Many famous watch brands will point out that their watch movements are made with a number of “jewels,” anywhere from 17 to 27 (or even more). That sounds impressive, but have you ever wondered why they are there in the first place? Any why you can’t usually see them like you can gemstones that decorate the exterior of the watch?
The short answer is that they are a functional part of the watch movement, rather than a decoration. To delve into a bit more detail, read the following article. To find the best place for watch repair in San Diego, look no further than Leo Hamel Fine Jewelers.
Where Are All These Jewels?
As mentioned before, these jewels aren’t a decoration, so they can’t be seen on the dial of the watch. They are embedded into the mechanism itself. Some high-end watches have a transparent dial or case back so that the mechanism can be observed. In these kinds of watches, the movement’s jewels can be seen. In most cases, the bearings are made of gemstones, but it is quite common that other parts of the watch mechanism are crafted from gems as well.
Why Are They There?
In any mechanism, metal parts interact with each other to create friction. Depending on the material, over time this friction causes wear and eventually, breakage. In order to prevent this from happening, or at least to prolong the durability of the parts, watchmakers needed to design the meeting points of these parts out of something harder than the metal they are made of. Since certain gemstones are very hard, they were selected for the task. Their relative hardness also means that they are more resistant to heat and other external factors, adding to the accuracy of the watches themselves.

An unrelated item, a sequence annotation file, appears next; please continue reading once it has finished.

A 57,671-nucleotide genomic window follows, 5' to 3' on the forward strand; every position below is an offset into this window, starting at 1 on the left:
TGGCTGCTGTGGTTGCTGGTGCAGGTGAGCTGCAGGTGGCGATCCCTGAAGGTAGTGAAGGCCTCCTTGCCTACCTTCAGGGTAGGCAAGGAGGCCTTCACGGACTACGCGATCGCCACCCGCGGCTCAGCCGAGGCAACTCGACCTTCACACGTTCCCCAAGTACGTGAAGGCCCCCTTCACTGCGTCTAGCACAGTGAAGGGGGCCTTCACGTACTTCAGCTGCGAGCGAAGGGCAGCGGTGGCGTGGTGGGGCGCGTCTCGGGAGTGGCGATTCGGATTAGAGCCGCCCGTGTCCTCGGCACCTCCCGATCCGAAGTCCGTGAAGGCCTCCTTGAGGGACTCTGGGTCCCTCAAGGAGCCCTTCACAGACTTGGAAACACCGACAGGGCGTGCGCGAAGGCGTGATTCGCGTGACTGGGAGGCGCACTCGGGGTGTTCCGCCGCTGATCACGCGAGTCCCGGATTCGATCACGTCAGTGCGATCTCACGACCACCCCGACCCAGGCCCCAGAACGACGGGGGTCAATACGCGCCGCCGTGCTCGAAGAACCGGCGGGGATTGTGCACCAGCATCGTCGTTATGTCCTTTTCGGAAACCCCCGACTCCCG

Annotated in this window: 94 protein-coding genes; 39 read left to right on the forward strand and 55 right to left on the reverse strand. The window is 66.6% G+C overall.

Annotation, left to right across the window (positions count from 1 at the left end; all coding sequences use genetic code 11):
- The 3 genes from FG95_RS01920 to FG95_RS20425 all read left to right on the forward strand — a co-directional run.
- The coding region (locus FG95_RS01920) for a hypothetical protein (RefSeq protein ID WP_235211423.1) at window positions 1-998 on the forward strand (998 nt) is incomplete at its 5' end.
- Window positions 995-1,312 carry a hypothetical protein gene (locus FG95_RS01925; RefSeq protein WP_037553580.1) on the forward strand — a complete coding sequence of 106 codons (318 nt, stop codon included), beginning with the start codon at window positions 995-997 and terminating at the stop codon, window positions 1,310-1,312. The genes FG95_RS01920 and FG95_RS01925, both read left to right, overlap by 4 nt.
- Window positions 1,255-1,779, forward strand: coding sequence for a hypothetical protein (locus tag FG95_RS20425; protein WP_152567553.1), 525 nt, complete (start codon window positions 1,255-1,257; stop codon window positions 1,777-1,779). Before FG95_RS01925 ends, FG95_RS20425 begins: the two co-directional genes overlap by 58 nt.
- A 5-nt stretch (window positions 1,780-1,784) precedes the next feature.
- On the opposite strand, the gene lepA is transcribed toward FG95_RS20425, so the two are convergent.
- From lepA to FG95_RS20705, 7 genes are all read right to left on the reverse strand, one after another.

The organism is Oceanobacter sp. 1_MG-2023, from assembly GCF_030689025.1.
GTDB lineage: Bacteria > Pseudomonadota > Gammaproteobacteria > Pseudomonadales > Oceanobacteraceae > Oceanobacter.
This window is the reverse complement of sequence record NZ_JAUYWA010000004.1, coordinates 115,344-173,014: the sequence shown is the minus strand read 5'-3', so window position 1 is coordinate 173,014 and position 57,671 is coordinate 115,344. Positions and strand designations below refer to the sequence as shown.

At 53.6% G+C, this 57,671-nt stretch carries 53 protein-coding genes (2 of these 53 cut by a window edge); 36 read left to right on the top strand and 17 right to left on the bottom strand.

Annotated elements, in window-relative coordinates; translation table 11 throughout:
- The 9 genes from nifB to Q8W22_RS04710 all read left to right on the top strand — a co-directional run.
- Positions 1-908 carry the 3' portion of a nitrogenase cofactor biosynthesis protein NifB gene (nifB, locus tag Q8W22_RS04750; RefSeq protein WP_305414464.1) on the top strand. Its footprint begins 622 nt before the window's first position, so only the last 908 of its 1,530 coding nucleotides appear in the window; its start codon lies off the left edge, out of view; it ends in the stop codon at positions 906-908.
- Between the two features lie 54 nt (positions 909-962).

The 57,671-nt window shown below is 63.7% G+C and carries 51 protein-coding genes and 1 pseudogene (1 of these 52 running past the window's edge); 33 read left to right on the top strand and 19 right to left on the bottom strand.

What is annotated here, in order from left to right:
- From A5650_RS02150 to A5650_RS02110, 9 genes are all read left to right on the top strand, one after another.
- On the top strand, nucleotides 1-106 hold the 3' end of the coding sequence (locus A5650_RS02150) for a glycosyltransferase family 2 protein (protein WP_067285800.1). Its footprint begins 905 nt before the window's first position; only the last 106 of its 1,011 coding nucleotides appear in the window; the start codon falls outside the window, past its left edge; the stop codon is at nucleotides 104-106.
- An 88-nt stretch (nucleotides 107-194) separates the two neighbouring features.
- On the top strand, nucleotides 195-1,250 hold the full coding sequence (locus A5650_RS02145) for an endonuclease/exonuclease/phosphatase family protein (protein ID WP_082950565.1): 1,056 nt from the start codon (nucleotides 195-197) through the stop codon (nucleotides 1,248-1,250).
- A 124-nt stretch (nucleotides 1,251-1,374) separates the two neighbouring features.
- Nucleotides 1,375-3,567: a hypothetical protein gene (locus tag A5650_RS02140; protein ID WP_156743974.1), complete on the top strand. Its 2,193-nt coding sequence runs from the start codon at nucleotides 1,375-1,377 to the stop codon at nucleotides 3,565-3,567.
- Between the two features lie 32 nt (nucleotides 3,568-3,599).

Which Gems Are Used?
The Mohs scale of mineral hardness indicates the relative hardness of various minerals/gemstones. Only gemstones with the hardness of 9+ on the scale are acceptable for use in watch mechanisms since they are harder and more durable than the metal parts. The gemstones that fit that bill are diamond and corundum (ruby and sapphire). Initially, in the early 18th century, natural gemstones were used. Nowadays, though, synthetic gemstones are commonly used, chiefly synthetic sapphire or rubies, and they are mass-produced specifically for the watch industry.
Why Does the Number of Jewels Vary?
Different types of watches require a different number of jewels. Typically, the simplest jeweled watch requires 17 jewels. As more complicated functions and parts are added, more jewels are needed, up to 27. In the early days, it was relatively complicated to shape the gemstones and fit them into the small and intricate watch mechanisms, so as few jewels as necessary were used to prolong the life of the movement.
And as the watches got more complicated, they required more gemstones to cushion the additional moving parts. This gave rise to the commonly held belief that more jewels meant a better watch. In response, some watch companies started adding jewels where no jewels were needed, just to increase the jewel count, and watch movements set with as many as 100 jewels were created.
Apart from high-end watches, many other sensitive measuring devices require jeweled bearings, as their resistance to heat, corrosion, and low friction is invaluable for the accuracy of measurement. Such devices include galvanometers, compasses, and gyroscopes.
San Diego Watch Repair
In our modern society, a jeweled watch can be a status symbol rather than a necessary tool. The right watch can speak louder than words about the style and status of the wearer. And even though jeweled watches are much more durable, they aren’t impervious to breakdowns. Fine automatic watches should be serviced every 3 to 5 years to avoid unnecessary wear and loss of accuracy.
If you are looking for watch repair in the San Diego area, look no further than Leo Hamel Fine Jewelers. The Master Watchmaker of Leo Hamel’s repair shop has over 35 years of experience repairing fine watches. You can be sure that your bejeweled timepiece is in safe hands.